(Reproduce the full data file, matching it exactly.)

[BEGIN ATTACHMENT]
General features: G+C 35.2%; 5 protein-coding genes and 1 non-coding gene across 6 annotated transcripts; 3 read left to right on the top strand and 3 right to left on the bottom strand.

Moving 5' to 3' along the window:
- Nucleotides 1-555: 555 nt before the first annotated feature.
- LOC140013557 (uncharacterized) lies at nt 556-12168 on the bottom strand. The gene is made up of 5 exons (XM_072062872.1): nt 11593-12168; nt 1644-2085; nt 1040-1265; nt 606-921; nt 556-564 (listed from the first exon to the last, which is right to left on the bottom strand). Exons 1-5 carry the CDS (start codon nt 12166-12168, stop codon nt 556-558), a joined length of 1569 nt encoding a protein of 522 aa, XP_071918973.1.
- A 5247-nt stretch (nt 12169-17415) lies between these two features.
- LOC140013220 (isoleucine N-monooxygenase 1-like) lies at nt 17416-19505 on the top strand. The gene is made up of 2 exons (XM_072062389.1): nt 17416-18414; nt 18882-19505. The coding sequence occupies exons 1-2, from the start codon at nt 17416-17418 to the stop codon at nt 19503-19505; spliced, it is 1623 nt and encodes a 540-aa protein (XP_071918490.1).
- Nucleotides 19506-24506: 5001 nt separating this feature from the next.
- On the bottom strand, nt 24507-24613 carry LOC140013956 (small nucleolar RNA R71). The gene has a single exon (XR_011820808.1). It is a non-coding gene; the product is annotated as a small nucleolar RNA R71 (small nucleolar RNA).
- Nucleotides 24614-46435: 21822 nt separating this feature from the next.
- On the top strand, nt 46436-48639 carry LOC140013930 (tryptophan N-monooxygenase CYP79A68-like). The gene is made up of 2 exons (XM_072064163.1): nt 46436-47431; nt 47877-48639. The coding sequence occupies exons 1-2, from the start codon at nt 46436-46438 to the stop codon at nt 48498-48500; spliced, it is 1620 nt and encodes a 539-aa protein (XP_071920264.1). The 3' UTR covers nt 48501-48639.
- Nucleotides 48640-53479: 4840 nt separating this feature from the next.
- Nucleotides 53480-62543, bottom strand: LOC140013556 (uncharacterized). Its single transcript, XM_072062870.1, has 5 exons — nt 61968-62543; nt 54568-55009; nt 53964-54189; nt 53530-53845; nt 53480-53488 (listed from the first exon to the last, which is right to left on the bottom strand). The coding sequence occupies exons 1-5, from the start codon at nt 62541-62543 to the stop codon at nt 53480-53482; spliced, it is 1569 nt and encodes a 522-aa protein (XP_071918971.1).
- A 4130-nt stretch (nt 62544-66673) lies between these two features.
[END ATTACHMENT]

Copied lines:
General features: G+C 35.2%; 5 protein-coding genes and 1 non-coding gene across 6 annotated transcripts; 3 read left to right on the top strand and 3 right to left on the bottom strand.

Moving 5' to 3' along the window:
- Nucleotides 1-555: 555 nt before the first annotated feature.
- LOC140013557 (uncharacterized) lies at nt 556-12168 on the bottom strand. The gene is made up of 5 exons (XM_072062872.1): nt 11593-12168; nt 1644-2085; nt 1040-1265; nt 606-921; nt 556-564 (listed from the first exon to the last, which is right to left on the bottom strand). Exons 1-5 carry the CDS (start codon nt 12166-12168, stop codon nt 556-558), a joined length of 1569 nt encoding a protein of 522 aa, XP_071918973.1.
- A 5247-nt stretch (nt 12169-17415) lies between these two features.
- LOC140013220 (isoleucine N-monooxygenase 1-like) lies at nt 17416-19505 on the top strand. The gene is made up of 2 exons (XM_072062389.1): nt 17416-18414; nt 18882-19505. The coding sequence occupies exons 1-2, from the start codon at nt 17416-17418 to the stop codon at nt 19503-19505; spliced, it is 1623 nt and encodes a 540-aa protein (XP_071918490.1).
- Nucleotides 19506-24506: 5001 nt separating this feature from the next.
- On the bottom strand, nt 24507-24613 carry LOC140013956 (small nucleolar RNA R71). The gene has a single exon (XR_011820808.1). It is a non-coding gene; the product is annotated as a small nucleolar RNA R71 (small nucleolar RNA).
- Nucleotides 24614-46435: 21822 nt separating this feature from the next.
- On the top strand, nt 46436-48639 carry LOC140013930 (tryptophan N-monooxygenase CYP79A68-like). The gene is made up of 2 exons (XM_072064163.1): nt 46436-47431; nt 47877-48639. The coding sequence occupies exons 1-2, from the start codon at nt 46436-46438 to the stop codon at nt 48498-48500; spliced, it is 1620 nt and encodes a 539-aa protein (XP_071920264.1). The 3' UTR covers nt 48501-48639.
- Nucleotides 48640-53479: 4840 nt separating this feature from the next.
- Nucleotides 53480-62543, bottom strand: LOC140013556 (uncharacterized). Its single transcript, XM_072062870.1, has 5 exons — nt 61968-62543; nt 54568-55009; nt 53964-54189; nt 53530-53845; nt 53480-53488 (listed from the first exon to the last, which is right to left on the bottom strand). The coding sequence occupies exons 1-5, from the start codon at nt 62541-62543 to the stop codon at nt 53480-53482; spliced, it is 1569 nt and encodes a 522-aa protein (XP_071918971.1).
- A 4130-nt stretch (nt 62544-66673) lies between these two features.